The Illinois High School Association Board of Directors on Monday voted to implement a new pitch limitation regulation for its member teams beginning with the 2017 season.
The new rules limit pitchers to 105 pitches in a game and will affect the amount of rest time in between pitching appearances based on the number of pitches thrown. They were developed by the IHSA Baseball Advisory Committee and Sports Medicine Advisory Committee through guidelines
“This was a collaborative effort that goes a long way toward making high school baseball in Illinois safer,” IHSA Sports Medicine Advisory Committee member Dr. Preston Wolin said in a statement on the IHSA web site. “I want to thank the IHSA Board, the Sports Medicine Advisory Committee, the Baseball Advisory Committee, and all the people who were indispensable in this process for their efforts.”
After reviewing its earlier pitching limitation recommendation, the IHSA Board of Directors presented it to the full IHSA membership during town hall meetings in November.
“The issue at hand is going to be the depth of your pitching staff,” O’Fallon High coach Jason Portz said. “You’re going to need more arms to get through your schedule and teams are going to have to do a better job of balancing out their schedules as well.
“It’s good for the health of the players and looking long-term what we’re trying to accomplish with these kids and getting them to move on to the next level. It’s going to be something overseeing us to making sure everyone is following the same standards.”
It’s a major step on the side of safety, according to the IHSA. Others might wonder how strictly the rules will be enforced or how teams may use their pitchers with strict guidelines in place.
“Kudos to the Baseball Advisory and Sports Medicine Advisory committees for working together on behalf of student safety,” IHSA Executive Director Craig Anderson said. “We believe that the NFHS and its state association membership have been leaders in this area in all sports, but ultimately, the high school season encompasses a short window. We hope that youth and travel baseball organizations will follow our lead to help protect these pitchers and their arms.”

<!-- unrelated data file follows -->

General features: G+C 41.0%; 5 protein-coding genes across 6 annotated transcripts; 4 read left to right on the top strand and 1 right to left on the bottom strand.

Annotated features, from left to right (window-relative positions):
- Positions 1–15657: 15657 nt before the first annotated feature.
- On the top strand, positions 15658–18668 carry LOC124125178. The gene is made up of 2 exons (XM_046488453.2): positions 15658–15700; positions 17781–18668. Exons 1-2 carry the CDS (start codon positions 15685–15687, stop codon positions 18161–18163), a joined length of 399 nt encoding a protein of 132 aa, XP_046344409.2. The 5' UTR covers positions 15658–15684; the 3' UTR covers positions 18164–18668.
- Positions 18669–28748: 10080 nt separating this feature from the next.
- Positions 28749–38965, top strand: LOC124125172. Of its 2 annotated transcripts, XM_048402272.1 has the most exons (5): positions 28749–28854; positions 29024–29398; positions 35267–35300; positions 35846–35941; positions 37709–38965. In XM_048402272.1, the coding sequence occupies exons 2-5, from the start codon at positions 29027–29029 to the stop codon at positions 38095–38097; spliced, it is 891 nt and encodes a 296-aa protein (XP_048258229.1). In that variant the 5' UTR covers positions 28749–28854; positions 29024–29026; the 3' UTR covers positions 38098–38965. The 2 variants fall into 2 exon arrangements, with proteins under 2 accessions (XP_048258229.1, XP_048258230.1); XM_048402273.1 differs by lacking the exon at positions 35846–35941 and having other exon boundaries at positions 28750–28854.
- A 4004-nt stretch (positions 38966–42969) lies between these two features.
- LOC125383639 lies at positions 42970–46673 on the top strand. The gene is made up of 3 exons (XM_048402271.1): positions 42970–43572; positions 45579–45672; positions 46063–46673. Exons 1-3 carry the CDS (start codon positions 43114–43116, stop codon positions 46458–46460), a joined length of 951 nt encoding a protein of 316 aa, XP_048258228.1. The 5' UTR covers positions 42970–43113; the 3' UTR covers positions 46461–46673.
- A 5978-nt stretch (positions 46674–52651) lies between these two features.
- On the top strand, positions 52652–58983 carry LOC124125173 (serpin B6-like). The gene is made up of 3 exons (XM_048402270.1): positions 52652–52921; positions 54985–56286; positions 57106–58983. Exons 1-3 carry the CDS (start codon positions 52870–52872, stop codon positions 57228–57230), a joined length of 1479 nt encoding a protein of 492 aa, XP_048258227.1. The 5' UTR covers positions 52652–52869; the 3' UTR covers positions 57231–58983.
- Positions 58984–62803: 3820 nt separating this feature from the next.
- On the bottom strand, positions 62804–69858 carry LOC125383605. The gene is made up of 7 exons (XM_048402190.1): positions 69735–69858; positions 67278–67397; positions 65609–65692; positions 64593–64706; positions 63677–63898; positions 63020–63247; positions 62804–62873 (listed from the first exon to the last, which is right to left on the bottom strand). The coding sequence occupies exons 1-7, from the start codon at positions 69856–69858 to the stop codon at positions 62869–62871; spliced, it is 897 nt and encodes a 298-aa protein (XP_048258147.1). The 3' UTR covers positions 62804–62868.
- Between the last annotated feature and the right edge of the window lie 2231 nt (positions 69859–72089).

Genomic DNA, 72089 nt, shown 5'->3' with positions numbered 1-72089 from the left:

Other obvious concerns for small-school teams is the lack of pitching depth enjoyed by larger schools.
There’s also the issue of scheduling games. Many schools typically play up to two conference games in a week during the regular season, along with an extra non-conference game or two and possibly a doubleheader on Saturdays.
“There’s no question how you’re going to schedule non-conference games will be affected here,” Portz said. “It’s definitely going to have an impact. I’m sure you’re going to see a lot of guys who will bullpen games or bullpen more meaningful games, keeping them at a pitch count so they can bring them back on three days rest.”
In addition, limiting pitch counts in high school games does not affect what high school pitchers do at showcase events, during summer baseball league, pitching lessons and camps and other situations.